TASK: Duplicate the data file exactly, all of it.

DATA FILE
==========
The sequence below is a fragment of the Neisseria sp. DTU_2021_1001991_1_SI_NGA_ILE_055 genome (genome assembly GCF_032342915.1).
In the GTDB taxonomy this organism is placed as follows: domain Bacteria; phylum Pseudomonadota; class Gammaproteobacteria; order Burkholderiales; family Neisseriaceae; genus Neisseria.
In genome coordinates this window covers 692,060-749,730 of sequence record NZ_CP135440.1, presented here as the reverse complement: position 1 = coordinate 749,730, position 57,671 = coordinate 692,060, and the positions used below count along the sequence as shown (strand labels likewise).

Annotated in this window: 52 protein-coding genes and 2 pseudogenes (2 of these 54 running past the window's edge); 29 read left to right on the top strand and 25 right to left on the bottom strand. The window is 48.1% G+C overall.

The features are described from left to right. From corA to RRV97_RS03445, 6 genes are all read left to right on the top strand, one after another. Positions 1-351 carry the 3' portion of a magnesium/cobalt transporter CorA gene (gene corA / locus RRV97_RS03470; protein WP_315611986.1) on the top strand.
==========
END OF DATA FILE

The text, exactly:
The sequence below is a fragment of the Neisseria sp. DTU_2021_1001991_1_SI_NGA_ILE_055 genome (genome assembly GCF_032342915.1).
In the GTDB taxonomy this organism is placed as follows: domain Bacteria; phylum Pseudomonadota; class Gammaproteobacteria; order Burkholderiales; family Neisseriaceae; genus Neisseria.
In genome coordinates this window covers 692,060-749,730 of sequence record NZ_CP135440.1, presented here as the reverse complement: position 1 = coordinate 749,730, position 57,671 = coordinate 692,060, and the positions used below count along the sequence as shown (strand labels likewise).

Annotated in this window: 52 protein-coding genes and 2 pseudogenes (2 of these 54 running past the window's edge); 29 read left to right on the top strand and 25 right to left on the bottom strand. The window is 48.1% G+C overall.

The features are described from left to right. From corA to RRV97_RS03445, 6 genes are all read left to right on the top strand, one after another. Positions 1-351 carry the 3' portion of a magnesium/cobalt transporter CorA gene (gene corA / locus RRV97_RS03470; protein WP_315611986.1) on the top strand.